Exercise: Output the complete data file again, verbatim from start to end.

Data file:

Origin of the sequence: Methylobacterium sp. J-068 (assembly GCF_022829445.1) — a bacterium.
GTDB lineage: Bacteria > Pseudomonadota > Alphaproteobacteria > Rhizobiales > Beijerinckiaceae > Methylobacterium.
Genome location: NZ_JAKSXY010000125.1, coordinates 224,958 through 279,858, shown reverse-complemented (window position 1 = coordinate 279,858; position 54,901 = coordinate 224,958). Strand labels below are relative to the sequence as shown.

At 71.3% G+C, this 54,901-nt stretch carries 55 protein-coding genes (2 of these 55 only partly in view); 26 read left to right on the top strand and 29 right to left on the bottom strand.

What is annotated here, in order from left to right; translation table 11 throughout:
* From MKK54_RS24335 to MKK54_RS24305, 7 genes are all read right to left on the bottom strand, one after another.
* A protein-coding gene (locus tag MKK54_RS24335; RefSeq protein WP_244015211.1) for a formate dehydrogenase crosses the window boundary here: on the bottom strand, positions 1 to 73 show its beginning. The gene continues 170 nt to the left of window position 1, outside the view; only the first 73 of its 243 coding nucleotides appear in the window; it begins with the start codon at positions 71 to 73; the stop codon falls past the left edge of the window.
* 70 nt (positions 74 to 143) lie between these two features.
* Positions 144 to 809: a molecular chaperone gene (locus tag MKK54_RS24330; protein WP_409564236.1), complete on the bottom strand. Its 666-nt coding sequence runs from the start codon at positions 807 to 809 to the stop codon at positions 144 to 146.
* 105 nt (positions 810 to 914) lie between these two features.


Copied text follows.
Origin of the sequence: Methylobacterium sp. J-068 (assembly GCF_022829445.1) — a bacterium.
GTDB lineage: Bacteria > Pseudomonadota > Alphaproteobacteria > Rhizobiales > Beijerinckiaceae > Methylobacterium.
Genome location: NZ_JAKSXY010000125.1, coordinates 224,958 through 279,858, shown reverse-complemented (window position 1 = coordinate 279,858; position 54,901 = coordinate 224,958). Strand labels below are relative to the sequence as shown.

At 71.3% G+C, this 54,901-nt stretch carries 55 protein-coding genes (2 of these 55 only partly in view); 26 read left to right on the top strand and 29 right to left on the bottom strand.

What is annotated here, in order from left to right; translation table 11 throughout:
* From MKK54_RS24335 to MKK54_RS24305, 7 genes are all read right to left on the bottom strand, one after another.
* A protein-coding gene (locus tag MKK54_RS24335; RefSeq protein WP_244015211.1) for a formate dehydrogenase crosses the window boundary here: on the bottom strand, positions 1 to 73 show its beginning. The gene continues 170 nt to the left of window position 1, outside the view; only the first 73 of its 243 coding nucleotides appear in the window; it begins with the start codon at positions 71 to 73; the stop codon falls past the left edge of the window.
* 70 nt (positions 74 to 143) lie between these two features.
* Positions 144 to 809: a molecular chaperone gene (locus tag MKK54_RS24330; protein WP_409564236.1), complete on the bottom strand. Its 666-nt coding sequence runs from the start codon at positions 807 to 809 to the stop codon at positions 144 to 146.
* 105 nt (positions 810 to 914) lie between these two features.